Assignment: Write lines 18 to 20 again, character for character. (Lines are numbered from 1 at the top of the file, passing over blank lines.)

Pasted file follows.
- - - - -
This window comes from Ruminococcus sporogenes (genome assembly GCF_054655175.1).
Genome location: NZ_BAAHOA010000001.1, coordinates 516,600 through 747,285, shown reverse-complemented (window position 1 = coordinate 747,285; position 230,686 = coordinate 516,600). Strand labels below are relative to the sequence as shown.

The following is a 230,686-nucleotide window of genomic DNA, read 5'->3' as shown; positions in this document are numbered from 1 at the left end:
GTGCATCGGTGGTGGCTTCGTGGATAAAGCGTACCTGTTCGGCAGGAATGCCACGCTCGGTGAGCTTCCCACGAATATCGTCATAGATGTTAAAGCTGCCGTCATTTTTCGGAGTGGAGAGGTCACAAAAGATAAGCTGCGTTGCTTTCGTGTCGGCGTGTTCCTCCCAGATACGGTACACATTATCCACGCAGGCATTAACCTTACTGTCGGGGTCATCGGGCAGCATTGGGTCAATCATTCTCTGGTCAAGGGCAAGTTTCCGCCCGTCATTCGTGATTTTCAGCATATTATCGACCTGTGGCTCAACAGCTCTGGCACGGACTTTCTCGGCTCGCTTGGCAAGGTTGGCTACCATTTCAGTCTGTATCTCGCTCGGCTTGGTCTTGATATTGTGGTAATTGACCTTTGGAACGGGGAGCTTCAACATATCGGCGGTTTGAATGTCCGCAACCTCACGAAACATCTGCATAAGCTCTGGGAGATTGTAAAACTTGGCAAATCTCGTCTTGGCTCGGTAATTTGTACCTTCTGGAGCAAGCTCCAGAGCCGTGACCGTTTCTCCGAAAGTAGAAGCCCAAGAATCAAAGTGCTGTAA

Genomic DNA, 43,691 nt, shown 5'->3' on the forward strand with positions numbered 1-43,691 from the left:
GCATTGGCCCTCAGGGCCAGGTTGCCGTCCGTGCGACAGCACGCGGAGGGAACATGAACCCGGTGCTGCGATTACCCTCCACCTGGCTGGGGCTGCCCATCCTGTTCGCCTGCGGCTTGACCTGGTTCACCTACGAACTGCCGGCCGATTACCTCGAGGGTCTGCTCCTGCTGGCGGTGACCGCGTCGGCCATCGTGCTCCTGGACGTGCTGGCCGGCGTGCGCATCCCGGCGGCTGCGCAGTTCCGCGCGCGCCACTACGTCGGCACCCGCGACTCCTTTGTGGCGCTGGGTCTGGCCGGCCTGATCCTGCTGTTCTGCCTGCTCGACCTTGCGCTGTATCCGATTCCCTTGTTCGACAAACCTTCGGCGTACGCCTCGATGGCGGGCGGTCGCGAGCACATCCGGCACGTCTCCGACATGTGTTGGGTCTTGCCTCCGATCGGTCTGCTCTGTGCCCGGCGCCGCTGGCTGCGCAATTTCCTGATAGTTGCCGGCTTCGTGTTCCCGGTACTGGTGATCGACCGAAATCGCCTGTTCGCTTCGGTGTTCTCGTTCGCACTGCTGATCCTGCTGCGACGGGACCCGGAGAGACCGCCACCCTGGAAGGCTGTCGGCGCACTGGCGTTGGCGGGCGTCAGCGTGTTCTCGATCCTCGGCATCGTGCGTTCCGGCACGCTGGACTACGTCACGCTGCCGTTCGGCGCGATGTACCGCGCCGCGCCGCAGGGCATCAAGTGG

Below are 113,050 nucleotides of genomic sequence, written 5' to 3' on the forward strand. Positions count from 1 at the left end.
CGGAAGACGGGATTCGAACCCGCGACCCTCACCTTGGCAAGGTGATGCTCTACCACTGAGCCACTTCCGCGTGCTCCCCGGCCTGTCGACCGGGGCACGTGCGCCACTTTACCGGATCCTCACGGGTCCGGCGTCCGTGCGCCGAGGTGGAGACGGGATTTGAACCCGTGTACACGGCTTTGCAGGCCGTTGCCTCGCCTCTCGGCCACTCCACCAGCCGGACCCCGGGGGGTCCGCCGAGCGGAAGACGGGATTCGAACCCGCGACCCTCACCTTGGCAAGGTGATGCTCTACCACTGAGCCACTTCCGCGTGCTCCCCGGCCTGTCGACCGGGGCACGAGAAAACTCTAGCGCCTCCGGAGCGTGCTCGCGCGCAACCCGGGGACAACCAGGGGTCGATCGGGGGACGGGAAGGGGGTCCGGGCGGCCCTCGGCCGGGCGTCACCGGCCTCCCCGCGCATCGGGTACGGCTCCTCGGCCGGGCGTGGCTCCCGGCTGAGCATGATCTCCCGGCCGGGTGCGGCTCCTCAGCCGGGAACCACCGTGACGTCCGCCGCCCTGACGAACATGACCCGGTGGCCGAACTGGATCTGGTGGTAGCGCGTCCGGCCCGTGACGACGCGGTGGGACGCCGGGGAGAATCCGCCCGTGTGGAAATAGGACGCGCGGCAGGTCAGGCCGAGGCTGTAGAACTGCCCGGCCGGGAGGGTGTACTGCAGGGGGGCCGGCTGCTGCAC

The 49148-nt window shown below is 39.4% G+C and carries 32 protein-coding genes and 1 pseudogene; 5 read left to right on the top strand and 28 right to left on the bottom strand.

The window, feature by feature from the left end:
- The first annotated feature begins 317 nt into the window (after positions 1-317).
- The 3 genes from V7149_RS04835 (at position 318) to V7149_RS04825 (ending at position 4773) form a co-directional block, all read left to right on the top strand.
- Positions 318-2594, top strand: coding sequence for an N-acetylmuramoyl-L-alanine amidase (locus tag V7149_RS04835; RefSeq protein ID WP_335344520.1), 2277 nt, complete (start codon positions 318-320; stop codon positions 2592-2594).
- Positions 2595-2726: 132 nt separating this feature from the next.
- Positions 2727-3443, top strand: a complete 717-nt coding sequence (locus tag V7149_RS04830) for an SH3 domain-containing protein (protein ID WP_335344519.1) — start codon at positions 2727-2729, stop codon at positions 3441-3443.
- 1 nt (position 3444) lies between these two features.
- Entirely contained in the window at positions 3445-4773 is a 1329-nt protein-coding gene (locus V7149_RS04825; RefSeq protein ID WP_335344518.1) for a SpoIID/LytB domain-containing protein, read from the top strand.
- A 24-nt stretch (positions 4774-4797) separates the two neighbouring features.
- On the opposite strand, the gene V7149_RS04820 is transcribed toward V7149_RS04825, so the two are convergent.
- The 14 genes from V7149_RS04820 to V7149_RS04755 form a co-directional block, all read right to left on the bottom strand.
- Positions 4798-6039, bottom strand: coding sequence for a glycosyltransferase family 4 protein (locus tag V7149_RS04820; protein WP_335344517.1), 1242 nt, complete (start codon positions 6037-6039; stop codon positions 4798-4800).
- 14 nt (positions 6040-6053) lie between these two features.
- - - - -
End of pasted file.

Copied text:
- A 24-nt stretch (positions 4774-4797) separates the two neighbouring features.
- On the opposite strand, the gene V7149_RS04820 is transcribed toward V7149_RS04825, so the two are convergent.
- The 14 genes from V7149_RS04820 to V7149_RS04755 form a co-directional block, all read right to left on the bottom strand.